A worker at Auckland airport is believed to have contracted COVID-19 from a passenger who arrived in New Zealand on an international flight more than a week ago.
Results from genome sequencing overnight showed a match between the strain of COVID-19 the airport worker contracted and a passenger who arrived into Auckland from a ‘red zone’ country on April 10 while infectious.
Minister for the COVID-19 response Chris Hipkins revealed the details this morning.
The country and variant of the virus was not yet been released.
Officials previously said the worker did not have face-to-face contact with passengers and may have contracted the virus from cleaning planes.
The worker returned a negative result two days after the passenger arrived but was found to be positive by a test on Monday, nine days later.
The positive case came just a day after a quarantine-free travel bubble across the Tasman opened.
New Zealand Prime Minister Jacinda Ardern said she did not expect the case to shut down the new travel arrangement with Australia.
No delay expected for Hobert-New Zealand flights
Public health officials in Tasmania said they didn’t expect the first flights between Hobart and New Zealand, scheduled for tomorrow, to be affected by the new coronavirus case.
Tasmania’s director of public health Mark Veitch said state health officials would meet interstate and New Zealand counterparts this afternoon to discuss the latest information from New Zealand.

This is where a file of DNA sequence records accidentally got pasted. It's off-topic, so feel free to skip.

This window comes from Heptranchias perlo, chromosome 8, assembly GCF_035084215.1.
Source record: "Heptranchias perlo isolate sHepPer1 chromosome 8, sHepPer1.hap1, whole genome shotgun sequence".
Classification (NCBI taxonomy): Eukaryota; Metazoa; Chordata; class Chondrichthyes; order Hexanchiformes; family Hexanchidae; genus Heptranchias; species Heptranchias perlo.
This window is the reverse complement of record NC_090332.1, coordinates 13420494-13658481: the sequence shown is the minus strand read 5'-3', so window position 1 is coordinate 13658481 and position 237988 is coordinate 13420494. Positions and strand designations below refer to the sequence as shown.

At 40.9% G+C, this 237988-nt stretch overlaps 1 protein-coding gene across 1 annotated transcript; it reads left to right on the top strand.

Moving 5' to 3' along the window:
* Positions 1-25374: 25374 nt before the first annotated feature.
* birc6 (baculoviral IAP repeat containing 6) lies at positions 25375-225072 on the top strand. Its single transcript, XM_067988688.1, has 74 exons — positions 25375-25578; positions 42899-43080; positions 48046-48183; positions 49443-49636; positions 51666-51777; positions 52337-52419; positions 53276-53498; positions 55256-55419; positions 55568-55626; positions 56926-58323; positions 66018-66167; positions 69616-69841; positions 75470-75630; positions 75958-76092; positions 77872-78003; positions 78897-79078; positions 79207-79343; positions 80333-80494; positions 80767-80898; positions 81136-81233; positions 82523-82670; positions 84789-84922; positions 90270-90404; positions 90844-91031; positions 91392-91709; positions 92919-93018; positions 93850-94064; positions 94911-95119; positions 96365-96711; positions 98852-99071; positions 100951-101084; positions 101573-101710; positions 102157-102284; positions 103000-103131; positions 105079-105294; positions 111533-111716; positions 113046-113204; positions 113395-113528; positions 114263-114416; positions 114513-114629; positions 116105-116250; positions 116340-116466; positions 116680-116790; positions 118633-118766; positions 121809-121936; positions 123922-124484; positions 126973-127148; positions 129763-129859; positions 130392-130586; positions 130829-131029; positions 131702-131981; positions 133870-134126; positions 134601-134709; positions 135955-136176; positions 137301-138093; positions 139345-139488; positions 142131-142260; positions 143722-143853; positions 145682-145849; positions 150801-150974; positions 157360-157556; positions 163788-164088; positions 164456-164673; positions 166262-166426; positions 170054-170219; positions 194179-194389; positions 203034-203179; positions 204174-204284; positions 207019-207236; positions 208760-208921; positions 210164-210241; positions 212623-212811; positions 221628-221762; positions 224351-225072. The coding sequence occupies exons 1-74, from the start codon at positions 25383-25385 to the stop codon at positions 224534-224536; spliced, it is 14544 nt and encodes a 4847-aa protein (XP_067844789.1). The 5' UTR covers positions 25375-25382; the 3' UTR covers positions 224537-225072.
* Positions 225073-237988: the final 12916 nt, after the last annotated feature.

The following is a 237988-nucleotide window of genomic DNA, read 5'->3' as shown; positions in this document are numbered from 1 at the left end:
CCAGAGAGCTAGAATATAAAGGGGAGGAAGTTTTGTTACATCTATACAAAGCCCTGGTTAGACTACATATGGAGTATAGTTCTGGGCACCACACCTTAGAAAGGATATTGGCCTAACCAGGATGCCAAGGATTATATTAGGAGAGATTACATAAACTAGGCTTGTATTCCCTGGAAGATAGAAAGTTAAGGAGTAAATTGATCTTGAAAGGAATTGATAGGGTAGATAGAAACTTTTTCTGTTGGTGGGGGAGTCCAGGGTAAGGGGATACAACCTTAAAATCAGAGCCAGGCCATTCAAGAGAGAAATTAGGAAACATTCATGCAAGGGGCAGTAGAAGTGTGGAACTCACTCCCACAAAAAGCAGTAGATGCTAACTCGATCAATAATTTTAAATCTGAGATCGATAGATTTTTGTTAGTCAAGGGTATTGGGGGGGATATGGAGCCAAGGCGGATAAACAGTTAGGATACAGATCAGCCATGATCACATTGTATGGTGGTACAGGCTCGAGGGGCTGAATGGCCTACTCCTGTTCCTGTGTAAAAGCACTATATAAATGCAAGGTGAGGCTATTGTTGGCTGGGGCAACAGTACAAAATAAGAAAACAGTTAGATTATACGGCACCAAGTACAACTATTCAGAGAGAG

The first flight in Tasmania’s travel bubble with New Zealand is slated to arrive from Auckland tomorrow morning, with a return flight to New Zealand just after midday.
“Everyone, therefore, knows the case we have and that it’s connected to the border. And these are the kinds of scenarios where we would anticipate moving continuing,” said Ms Adern at a press breifing yesterday.
New Zealand authorities identified 16 close contacts of the infected worker and tested the five people they live with, all of whom had returned negative results.
Extra testing sites have been set up at Auckland airport.
Almost 2,000 people went to New Zealand on the first day of the new travel arrangement, with about 30 flights departing Australia.
While a one-way travel bubble for New Zealand residents to come to Australia has been in operation since October, the reciprocal arrangement for people flying from Australia to New Zealand faced repeated setbacks.